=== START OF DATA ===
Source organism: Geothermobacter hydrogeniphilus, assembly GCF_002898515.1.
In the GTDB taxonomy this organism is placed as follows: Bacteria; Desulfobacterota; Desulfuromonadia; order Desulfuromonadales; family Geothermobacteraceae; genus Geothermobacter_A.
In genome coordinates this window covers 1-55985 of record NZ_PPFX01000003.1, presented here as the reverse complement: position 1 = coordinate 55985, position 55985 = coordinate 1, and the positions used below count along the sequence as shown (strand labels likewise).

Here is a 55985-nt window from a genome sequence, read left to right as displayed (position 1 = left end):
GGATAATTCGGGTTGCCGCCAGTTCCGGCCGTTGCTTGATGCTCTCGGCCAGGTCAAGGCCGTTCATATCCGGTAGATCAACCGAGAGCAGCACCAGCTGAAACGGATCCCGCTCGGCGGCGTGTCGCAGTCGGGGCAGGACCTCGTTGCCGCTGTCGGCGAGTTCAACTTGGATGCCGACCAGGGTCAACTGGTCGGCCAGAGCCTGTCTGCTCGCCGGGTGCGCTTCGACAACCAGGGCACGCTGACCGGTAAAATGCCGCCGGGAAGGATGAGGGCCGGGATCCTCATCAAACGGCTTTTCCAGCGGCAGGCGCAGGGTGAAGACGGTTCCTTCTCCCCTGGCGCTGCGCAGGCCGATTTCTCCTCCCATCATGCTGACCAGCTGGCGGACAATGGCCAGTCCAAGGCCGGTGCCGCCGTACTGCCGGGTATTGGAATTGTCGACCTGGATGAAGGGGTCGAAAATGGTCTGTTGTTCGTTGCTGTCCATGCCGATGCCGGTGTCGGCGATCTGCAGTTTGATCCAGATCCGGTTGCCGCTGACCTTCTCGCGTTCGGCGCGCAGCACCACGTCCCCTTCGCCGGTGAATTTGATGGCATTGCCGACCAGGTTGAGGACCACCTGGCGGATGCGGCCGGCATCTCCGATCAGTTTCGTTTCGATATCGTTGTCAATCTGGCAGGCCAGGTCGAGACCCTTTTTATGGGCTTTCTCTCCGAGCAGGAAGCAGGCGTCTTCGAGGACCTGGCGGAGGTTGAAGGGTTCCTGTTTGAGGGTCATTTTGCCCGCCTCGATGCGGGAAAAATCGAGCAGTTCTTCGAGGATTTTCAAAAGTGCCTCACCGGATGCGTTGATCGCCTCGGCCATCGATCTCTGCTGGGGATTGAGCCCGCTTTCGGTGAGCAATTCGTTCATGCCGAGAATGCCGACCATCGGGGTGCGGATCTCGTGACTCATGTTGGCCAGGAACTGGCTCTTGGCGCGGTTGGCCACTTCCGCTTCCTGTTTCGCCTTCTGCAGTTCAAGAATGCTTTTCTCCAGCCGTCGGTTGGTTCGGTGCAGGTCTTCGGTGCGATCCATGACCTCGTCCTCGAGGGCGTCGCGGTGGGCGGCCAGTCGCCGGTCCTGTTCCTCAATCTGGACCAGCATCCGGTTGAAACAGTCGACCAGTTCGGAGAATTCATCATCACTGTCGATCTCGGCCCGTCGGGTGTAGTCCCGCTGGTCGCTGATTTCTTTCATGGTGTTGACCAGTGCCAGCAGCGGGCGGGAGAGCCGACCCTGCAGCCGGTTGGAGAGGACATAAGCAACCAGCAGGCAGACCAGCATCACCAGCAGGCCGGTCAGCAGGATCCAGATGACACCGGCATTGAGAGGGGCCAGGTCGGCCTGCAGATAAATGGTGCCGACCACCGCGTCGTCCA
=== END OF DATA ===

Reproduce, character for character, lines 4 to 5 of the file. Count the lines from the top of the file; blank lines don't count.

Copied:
Here is a 55985-nt window from a genome sequence, read left to right as displayed (position 1 = left end):
GGATAATTCGGGTTGCCGCCAGTTCCGGCCGTTGCTTGATGCTCTCGGCCAGGTCAAGGCCGTTCATATCCGGTAGATCAACCGAGAGCAGCACCAGCTGAAACGGATCCCGCTCGGCGGCGTGTCGCAGTCGGGGCAGGACCTCGTTGCCGCTGTCGGCGAGTTCAACTTGGATGCCGACCAGGGTCAACTGGTCGGCCAGAGCCTGTCTGCTCGCCGGGTGCGCTTCGACAACCAGGGCACGCTGACCGGTAAAATGCCGCCGGGAAGGATGAGGGCCGGGATCCTCATCAAACGGCTTTTCCAGCGGCAGGCGCAGGGTGAAGACGGTTCCTTCTCCCCTGGCGCTGCGCAGGCCGATTTCTCCTCCCATCATGCTGACCAGCTGGCGGACAATGGCCAGTCCAAGGCCGGTGCCGCCGTACTGCCGGGTATTGGAATTGTCGACCTGGATGAAGGGGTCGAAAATGGTCTGTTGTTCGTTGCTGTCCATGCCGATGCCGGTGTCGGCGATCTGCAGTTTGATCCAGATCCGGTTGCCGCTGACCTTCTCGCGTTCGGCGCGCAGCACCACGTCCCCTTCGCCGGTGAATTTGATGGCATTGCCGACCAGGTTGAGGACCACCTGGCGGATGCGGCCGGCATCTCCGATCAGTTTCGTTTCGATATCGTTGTCAATCTGGCAGGCCAGGTCGAGACCCTTTTTATGGGCTTTCTCTCCGAGCAGGAAGCAGGCGTCTTCGAGGACCTGGCGGAGGTTGAAGGGTTCCTGTTTGAGGGTCATTTTGCCCGCCTCGATGCGGGAAAAATCGAGCAGTTCTTCGAGGATTTTCAAAAGTGCCTCACCGGATGCGTTGATCGCCTCGGCCATCGATCTCTGCTGGGGATTGAGCCCGCTTTCGGTGAGCAATTCGTTCATGCCGAGAATGCCGACCATCGGGGTGCGGATCTCGTGACTCATGTTGGCCAGGAACTGGCTCTTGGCGCGGTTGGCCACTTCCGCTTCCTGTTTCGCCTTCTGCAGTTCAAGAATGCTTTTCTCCAGCCGTCGGTTGGTTCGGTGCAGGTCTTCGGTGCGATCCATGACCTCGTCCTCGAGGGCGTCGCGGTGGGCGGCCAGTCGCCGGTCCTGTTCCTCAATCTGGACCAGCATCCGGTTGAAACAGTCGACCAGTTCGGAGAATTCATCATCACTGTCGATCTCGGCCCGTCGGGTGTAGTCCCGCTGGTCGCTGATTTCTTTCATGGTGTTGACCAGTGCCAGCAGCGGGCGGGAGAGCCGACCCTGCAGCCGGTTGGAGAGGACATAAGCAACCAGCAGGCAGACCAGCATCACCAGCAGGCCGGTCAGCAGGATCCAGATGACACCGGCATTGAGAGGGGCCAGGTCGGCCTGCAGATAAATGGTGCCGACCACCGCGTCGTCCA